Over the course of implementing the ABPRA, I came to discover that it has a psychosocial impact. By psychosocial impact, I mean that their working together impacted the entire community. While each dyad was working in the field for two hours, many villagers walked by and stopped their walk to stare at the dyad working together. The following series of photo depict the shared work of Lawurencia and Fredelic being witnessed by the villagers walking by.
Almost all villagers of Mbyo knew that the two were a survivor and an ex-prisoner. Many who stopped by could not believe why an ex-prisoner was working together with a survivor. They could not believe it was possible for them to even be together. Some even spoke to the dyad asking why they can work together. The dyad always explained proudly that they were working together, reconciling, forgiving, being forgiven, forming unity, and foremost, building a peace. Many who stopped by reached their hand to celebrate their courageous efforts.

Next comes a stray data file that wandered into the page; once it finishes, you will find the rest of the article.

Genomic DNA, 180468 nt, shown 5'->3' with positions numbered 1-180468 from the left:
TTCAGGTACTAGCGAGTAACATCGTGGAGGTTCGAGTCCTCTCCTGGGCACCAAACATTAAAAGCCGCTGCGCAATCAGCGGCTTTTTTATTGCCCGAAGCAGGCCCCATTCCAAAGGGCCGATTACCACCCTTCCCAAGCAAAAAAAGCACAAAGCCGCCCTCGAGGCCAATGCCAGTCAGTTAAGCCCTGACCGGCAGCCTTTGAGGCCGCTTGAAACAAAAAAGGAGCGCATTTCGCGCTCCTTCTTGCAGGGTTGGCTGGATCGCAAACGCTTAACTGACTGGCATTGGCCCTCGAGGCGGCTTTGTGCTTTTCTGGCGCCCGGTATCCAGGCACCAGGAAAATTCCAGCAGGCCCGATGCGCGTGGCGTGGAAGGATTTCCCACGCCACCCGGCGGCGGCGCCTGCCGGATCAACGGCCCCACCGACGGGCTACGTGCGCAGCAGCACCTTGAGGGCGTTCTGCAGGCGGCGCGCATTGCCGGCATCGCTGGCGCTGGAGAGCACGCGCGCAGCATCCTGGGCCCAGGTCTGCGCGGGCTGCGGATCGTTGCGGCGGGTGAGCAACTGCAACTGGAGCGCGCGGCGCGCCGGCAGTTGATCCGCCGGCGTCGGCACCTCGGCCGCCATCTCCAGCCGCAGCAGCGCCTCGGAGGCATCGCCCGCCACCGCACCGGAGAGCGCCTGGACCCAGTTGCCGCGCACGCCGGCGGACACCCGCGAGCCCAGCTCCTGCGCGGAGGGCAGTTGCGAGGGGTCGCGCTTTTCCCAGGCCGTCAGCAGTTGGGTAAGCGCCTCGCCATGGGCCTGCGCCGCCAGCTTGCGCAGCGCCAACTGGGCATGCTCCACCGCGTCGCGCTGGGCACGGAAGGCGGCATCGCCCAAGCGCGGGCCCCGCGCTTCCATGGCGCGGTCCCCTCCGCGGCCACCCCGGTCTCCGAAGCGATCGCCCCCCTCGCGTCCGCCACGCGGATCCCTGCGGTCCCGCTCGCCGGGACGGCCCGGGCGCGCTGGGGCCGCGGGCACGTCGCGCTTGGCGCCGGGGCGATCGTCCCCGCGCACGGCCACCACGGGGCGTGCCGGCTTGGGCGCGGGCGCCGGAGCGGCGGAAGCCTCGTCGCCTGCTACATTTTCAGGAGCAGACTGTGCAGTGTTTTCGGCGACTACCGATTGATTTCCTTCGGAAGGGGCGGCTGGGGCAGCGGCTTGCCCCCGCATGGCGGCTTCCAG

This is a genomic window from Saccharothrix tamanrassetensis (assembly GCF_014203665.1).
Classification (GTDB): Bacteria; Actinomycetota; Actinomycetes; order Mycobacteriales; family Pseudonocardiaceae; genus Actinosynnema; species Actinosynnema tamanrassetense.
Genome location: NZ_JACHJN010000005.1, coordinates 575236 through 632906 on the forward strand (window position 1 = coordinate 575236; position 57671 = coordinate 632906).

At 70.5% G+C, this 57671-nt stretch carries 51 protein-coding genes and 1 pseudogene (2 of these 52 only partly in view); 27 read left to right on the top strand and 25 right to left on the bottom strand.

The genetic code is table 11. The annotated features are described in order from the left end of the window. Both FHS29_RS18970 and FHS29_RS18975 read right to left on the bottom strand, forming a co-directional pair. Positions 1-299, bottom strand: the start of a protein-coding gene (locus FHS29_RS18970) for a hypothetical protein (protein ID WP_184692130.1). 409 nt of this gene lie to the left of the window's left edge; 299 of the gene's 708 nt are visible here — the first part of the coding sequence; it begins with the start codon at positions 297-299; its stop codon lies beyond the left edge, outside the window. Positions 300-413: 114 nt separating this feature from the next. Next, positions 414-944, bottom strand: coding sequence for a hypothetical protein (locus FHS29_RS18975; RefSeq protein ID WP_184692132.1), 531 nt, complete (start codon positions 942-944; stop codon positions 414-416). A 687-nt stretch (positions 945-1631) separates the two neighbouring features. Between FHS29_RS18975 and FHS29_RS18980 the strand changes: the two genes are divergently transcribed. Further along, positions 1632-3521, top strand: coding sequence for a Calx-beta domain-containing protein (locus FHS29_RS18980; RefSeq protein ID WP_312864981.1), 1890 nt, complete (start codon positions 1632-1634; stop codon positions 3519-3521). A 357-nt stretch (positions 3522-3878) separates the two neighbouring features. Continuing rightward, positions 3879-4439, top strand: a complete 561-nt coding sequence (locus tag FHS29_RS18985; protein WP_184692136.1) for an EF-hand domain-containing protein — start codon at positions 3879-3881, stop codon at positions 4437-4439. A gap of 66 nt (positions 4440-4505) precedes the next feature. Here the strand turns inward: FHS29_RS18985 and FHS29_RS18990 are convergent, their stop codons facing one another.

By the end of the eight weeks, the majority of the villagers witnessed dyads’ joint-works. Many villagers noticed that all dyads seemed happy and enjoying shared works together.
Many in the reconciliation villages inquired of the village leaders about the program and volunteered to engage in the ABPRA themselves. Some even came as a dyad to visit the village leader to ask ‘how’ to do the ABPRA.
Consistent joint-works by the participants emitted ‘genuine enjoyment’ which moved the hearts of the rest of the villagers to participate in the ABPRA themselves. As the result, the village of Mbyo decided to adopt the ABPRA as their village activity. This community-witnessing phenomenon gave birth to a psychosocial development property of the ABPRA.